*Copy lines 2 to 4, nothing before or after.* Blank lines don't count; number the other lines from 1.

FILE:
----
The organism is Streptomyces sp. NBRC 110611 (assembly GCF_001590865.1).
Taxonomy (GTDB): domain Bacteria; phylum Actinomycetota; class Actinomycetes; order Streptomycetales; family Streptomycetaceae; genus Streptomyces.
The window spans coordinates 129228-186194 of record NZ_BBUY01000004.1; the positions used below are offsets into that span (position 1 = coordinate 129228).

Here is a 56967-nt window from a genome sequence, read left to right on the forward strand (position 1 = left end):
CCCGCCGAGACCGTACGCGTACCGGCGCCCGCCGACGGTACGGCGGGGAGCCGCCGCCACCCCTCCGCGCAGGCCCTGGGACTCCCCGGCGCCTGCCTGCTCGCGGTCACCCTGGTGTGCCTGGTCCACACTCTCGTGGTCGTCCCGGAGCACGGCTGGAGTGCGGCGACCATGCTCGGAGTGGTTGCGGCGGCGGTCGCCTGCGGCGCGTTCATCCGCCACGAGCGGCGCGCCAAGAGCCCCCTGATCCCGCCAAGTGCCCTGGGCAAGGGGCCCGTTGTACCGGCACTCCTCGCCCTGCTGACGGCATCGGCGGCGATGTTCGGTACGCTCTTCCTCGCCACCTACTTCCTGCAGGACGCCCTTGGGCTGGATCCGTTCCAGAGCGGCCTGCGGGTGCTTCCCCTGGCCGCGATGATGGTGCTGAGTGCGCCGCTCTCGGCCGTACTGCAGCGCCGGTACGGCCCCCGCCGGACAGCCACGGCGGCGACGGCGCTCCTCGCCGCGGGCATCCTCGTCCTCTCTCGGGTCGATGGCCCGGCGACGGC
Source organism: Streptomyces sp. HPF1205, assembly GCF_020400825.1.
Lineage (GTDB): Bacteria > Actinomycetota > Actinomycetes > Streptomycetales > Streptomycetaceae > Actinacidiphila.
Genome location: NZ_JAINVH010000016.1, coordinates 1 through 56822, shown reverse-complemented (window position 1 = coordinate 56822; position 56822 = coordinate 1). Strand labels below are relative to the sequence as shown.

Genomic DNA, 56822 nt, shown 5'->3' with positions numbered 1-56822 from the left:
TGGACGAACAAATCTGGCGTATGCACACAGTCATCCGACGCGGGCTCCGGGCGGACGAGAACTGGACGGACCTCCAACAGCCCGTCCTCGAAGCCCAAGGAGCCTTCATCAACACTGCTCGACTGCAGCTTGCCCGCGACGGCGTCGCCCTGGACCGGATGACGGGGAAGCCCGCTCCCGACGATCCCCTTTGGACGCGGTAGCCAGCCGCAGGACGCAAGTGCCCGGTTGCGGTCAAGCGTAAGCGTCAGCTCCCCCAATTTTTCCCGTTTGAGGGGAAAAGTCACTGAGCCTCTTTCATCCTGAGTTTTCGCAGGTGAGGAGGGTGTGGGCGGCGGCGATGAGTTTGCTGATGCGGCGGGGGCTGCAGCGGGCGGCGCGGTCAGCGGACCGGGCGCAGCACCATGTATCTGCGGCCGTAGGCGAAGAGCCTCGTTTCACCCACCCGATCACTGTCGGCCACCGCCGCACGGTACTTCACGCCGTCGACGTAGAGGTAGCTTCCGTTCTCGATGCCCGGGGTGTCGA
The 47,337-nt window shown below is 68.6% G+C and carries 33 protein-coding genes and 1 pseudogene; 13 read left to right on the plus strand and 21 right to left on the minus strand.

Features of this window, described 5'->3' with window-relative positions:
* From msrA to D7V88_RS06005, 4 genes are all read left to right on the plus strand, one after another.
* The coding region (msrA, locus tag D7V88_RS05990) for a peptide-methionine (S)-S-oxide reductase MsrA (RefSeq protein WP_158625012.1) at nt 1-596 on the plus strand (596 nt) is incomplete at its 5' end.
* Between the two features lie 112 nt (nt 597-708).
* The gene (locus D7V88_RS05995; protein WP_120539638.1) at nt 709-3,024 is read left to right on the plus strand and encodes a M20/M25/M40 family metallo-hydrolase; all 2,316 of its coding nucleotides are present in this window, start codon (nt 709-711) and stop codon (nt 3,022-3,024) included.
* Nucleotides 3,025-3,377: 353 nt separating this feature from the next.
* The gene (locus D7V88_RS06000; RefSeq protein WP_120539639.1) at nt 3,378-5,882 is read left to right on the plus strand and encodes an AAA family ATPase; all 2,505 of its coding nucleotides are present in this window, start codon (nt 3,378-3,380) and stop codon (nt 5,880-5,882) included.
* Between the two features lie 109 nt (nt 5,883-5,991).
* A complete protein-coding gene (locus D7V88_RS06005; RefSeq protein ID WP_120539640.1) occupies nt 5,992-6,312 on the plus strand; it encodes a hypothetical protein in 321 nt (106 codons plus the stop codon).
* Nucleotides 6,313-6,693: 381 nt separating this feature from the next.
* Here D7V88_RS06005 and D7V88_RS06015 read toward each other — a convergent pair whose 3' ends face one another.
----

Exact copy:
Taxonomy (GTDB): domain Bacteria; phylum Actinomycetota; class Actinomycetes; order Streptomycetales; family Streptomycetaceae; genus Streptomyces.
The window spans coordinates 129228-186194 of record NZ_BBUY01000004.1; the positions used below are offsets into that span (position 1 = coordinate 129228).

Here is a 56967-nt window from a genome sequence, read left to right on the forward strand (position 1 = left end):